Knowing and Doing

Better You Know seeks women with undiagnosed bleeding disorders
Author: Emily Rogan

For women with bleeding disorders, a diagnosis can be life-changing. But once they have a healthcare team and a treatment plan, they can live healthier, less stressful and more productive lives. 

Unfortunately, many women living with bleeding disorders remain undiagnosed. They have the characteristic signs of a bleeding disorder—heavy and painful periods, bruising and anemia. What they lack is the relief in knowing the cause and how it can be treated.

“We hear over and over again about women who are living with bleeding disorders and don’t know it,” says Corinne Koenig, MS, manager of education and training for the National Hemophilia Foundation (NHF). 

Betteryouknow.org

NHF’s latest site, betteryouknow.org, is one way to reach outside of the bleeding disorders community to advance awareness and education among undiagnosed people. One part of the site will be directed to men and another, specifically to women. 

Betteryouknow.org is easy to use. It’s packed with important information and valuable resources. In short YouTube videos, women speak candidly about personal experiences with bleeding disorders. Topics include how long it took to be diagnosed, family history, intimacy and day-to-day living. 

First steps to treatment

The ultimate objective of betteryouknow.org is to help women seek proper diagnosis, treatment and care for their symptoms, explains Kate Nammacher, MPH, NHF director of education. Women click the “I Want to Know” assessment tool and answer several questions. The site then directs them to information in a question-and-answer format that explains what to do next.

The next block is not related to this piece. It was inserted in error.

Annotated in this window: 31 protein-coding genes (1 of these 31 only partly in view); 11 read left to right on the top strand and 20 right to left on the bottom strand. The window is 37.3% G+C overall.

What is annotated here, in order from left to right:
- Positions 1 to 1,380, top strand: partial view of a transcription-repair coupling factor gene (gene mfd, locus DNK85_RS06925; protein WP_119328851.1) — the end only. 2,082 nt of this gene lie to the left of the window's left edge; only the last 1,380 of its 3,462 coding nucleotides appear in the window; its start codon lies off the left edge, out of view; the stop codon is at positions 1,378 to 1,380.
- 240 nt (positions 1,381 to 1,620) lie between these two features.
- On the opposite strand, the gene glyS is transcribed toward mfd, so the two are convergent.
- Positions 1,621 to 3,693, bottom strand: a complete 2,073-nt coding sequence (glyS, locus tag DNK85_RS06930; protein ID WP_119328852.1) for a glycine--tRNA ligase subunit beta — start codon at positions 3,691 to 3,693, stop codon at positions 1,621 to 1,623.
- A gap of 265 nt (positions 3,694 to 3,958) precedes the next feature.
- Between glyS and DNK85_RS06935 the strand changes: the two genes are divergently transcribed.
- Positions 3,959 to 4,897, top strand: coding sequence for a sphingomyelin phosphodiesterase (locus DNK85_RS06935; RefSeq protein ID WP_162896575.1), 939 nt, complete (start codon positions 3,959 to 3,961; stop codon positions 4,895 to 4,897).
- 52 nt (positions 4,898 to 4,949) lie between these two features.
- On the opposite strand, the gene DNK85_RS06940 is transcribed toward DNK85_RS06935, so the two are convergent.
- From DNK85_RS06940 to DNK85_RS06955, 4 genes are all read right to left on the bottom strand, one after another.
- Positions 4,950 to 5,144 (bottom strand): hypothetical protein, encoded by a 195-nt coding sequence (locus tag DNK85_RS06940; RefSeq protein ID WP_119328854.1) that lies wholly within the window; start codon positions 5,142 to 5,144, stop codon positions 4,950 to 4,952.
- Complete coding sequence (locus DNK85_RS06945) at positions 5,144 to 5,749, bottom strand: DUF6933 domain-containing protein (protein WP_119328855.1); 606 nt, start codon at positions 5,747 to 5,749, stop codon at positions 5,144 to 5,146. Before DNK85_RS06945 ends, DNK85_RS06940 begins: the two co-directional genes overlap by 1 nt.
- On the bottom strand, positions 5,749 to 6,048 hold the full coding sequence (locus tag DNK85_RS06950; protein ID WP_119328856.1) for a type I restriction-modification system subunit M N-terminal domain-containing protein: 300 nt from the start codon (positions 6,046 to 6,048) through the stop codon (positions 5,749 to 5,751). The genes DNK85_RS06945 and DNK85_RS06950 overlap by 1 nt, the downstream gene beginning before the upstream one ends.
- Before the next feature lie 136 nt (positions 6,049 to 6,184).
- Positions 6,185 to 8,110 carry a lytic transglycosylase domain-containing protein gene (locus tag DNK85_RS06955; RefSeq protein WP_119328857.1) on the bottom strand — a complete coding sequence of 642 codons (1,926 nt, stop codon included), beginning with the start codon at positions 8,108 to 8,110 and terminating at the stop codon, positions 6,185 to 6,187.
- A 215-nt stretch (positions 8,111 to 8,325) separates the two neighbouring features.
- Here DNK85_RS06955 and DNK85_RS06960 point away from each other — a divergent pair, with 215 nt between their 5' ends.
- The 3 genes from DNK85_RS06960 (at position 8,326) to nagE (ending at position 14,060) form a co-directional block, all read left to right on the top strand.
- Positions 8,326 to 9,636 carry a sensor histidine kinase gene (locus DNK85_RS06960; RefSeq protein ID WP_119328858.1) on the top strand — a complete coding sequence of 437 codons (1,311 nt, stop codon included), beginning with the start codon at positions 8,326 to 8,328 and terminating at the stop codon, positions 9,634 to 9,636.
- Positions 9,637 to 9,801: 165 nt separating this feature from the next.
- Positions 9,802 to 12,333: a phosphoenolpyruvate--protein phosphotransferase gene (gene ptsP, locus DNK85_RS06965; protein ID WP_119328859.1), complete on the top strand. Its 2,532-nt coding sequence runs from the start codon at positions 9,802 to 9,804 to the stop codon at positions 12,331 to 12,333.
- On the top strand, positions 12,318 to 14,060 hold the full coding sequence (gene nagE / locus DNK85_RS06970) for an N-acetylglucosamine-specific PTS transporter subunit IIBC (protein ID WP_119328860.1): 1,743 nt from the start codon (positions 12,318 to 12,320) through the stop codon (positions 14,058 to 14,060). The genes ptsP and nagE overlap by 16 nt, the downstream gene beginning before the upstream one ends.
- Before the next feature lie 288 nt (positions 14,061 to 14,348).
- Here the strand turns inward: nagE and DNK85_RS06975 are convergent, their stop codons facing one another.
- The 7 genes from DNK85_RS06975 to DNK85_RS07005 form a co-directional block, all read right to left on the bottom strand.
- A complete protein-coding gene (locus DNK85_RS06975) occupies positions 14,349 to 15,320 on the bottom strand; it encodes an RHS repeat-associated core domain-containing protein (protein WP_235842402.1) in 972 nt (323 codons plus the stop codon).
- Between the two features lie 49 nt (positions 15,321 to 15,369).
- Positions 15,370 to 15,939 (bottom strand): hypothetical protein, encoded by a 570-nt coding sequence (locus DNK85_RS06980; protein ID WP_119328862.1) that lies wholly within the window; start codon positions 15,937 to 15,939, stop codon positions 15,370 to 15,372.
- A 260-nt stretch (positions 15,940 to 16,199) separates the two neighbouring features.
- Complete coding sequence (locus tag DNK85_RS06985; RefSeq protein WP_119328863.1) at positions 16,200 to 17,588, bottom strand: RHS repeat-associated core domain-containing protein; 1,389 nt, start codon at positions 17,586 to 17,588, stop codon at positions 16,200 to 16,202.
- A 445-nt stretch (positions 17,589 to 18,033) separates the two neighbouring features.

“The real work is to go and talk to that first provider who may be able to give them a diagnosis or refer them to a hematologist,” says Nammacher. “There are potentially many steps for these women, so we wanted to keep it a simple, clear action plan.”

The site also provides checklists, bleeding logs and other documents to help women self-assess and seek additional care. Women who take the screening tool and do not meet the criteria for bleeding disorders are also provided with links to other women’s health resources.

Women helping women

This new site also empowers women already diagnosed with bleeding disorders, enabling them to do more than just share their stories. “It’s giving women in our community more options to help other women deal with their symptoms and get treatment in a tangible, easy way,” Nammacher says. Women can send a friend a video, questions to ask a doctor or a menstrual period tracking chart. 

Spreading the word

The website is one part of a broader information campaign, the result of a five-year grant from the Centers for Disease Control and Prevention (CDC), says Koenig. This greater initiative will create partnerships with companies, nonprofits and colleges across the country, reaching more women and directing them to the website. 

Future plans include live webinars targeting healthcare providers not familiar with bleeding disorders. These education courses will teach doctors and nurses about bleeding disorders. When women come in and present with symptoms, their healthcare providers will be better informed. 

Postcards with a checklist of symptoms, general information about bleeding disorders, and the Better You Know logo and website address will be available at doctors’ offices. Local NHF chapters will receive Better You Know toolkits to help them communicate with women.

“We want women out there in the world who are living with bleeding disorders and don’t know it to get a diagnosis and treatment,” says Koenig. “We want them to improve their quality of life.”

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